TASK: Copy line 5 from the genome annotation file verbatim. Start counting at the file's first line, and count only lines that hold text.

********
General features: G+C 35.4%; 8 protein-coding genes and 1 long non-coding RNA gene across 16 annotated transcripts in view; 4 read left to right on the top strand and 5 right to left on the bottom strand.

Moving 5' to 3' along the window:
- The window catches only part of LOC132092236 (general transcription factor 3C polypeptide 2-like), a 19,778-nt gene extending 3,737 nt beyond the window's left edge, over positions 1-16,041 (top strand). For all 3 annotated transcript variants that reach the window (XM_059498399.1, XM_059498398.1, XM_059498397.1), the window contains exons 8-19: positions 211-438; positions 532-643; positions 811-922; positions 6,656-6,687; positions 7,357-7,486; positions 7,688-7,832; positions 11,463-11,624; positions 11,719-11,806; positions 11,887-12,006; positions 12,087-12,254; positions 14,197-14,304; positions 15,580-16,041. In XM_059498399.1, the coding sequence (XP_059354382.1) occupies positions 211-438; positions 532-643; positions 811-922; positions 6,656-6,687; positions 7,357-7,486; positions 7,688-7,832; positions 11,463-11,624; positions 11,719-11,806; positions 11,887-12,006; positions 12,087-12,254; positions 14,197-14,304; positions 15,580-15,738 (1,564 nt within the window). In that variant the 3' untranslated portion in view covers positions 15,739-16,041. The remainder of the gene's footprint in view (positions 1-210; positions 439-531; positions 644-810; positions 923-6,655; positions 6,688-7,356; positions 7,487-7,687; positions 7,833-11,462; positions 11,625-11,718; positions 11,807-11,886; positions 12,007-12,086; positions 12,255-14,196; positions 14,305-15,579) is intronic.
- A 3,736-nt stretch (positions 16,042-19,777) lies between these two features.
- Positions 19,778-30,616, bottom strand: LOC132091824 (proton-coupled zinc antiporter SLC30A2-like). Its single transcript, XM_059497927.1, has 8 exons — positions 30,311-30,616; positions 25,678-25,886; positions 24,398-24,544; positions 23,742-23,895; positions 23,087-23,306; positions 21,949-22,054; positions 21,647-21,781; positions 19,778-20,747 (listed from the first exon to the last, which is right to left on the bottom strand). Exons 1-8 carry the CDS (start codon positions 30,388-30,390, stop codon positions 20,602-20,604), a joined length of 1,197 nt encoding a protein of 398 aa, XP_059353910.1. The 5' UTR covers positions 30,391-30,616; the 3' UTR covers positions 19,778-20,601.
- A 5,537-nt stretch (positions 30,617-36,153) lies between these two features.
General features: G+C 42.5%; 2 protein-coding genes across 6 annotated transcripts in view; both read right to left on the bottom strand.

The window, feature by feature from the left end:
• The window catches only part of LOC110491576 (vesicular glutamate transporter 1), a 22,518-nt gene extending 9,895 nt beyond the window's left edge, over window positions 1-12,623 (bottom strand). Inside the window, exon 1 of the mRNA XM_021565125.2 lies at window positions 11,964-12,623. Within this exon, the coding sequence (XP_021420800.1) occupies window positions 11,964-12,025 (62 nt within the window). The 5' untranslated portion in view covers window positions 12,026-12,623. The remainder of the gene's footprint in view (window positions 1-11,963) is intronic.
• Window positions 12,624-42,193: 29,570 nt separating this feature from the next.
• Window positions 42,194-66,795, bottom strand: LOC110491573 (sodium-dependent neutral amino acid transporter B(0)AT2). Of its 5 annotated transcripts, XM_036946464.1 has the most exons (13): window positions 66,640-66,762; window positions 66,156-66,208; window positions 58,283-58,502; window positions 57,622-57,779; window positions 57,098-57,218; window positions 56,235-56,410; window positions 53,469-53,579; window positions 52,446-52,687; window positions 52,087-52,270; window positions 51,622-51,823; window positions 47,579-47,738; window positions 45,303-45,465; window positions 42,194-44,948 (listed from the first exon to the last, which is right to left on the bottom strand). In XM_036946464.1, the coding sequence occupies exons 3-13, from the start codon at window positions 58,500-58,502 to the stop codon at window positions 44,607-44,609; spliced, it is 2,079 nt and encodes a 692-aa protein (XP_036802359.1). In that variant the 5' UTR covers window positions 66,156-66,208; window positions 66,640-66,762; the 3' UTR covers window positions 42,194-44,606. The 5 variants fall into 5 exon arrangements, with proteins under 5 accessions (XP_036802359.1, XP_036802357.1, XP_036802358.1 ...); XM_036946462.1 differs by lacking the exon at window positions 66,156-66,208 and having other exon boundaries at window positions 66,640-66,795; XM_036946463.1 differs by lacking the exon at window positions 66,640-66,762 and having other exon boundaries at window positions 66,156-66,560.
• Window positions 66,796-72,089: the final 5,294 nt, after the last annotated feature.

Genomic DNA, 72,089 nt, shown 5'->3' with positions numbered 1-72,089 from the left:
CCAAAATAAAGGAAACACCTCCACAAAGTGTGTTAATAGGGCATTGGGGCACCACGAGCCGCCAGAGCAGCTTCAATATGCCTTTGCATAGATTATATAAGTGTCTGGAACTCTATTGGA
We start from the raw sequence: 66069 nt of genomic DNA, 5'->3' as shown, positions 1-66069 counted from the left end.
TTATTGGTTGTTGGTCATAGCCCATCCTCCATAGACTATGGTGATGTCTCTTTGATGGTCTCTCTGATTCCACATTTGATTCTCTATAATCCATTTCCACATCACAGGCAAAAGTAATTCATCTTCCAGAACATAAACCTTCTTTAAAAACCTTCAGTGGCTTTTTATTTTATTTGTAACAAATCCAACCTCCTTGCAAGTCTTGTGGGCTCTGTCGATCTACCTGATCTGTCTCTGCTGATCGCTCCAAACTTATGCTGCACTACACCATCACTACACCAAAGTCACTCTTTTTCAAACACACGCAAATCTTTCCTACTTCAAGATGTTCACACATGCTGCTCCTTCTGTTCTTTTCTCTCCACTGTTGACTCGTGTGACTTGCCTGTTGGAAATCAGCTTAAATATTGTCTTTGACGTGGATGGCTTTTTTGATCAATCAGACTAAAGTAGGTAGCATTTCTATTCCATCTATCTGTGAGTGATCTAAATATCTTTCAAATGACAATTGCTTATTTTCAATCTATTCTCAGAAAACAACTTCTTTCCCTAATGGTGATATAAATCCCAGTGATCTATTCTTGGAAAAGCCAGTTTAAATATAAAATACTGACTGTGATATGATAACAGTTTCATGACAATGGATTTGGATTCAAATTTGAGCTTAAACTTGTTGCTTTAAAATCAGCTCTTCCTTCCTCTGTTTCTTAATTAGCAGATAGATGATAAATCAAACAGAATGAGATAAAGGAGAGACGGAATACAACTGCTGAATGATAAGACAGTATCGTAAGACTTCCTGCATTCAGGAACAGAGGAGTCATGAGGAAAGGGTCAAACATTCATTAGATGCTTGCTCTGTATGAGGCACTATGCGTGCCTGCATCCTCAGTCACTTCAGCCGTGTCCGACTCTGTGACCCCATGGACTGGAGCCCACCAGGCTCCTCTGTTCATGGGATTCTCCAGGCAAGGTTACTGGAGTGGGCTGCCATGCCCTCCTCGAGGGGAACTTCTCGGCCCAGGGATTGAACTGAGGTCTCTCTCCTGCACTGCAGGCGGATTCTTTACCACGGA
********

- Positions 19,778-30,616, bottom strand: LOC132091824 (proton-coupled zinc antiporter SLC30A2-like). Its single transcript, XM_059497927.1, has 8 exons — positions 30,311-30,616; positions 25,678-25,886; positions 24,398-24,544; positions 23,742-23,895; positions 23,087-23,306; positions 21,949-22,054; positions 21,647-21,781; positions 19,778-20,747 (listed from the first exon to the last, which is right to left on the bottom strand). Exons 1-8 carry the CDS (start codon positions 30,388-30,390, stop codon positions 20,602-20,604), a joined length of 1,197 nt encoding a protein of 398 aa, XP_059353910.1. The 5' UTR covers positions 30,391-30,616; the 3' UTR covers positions 19,778-20,601.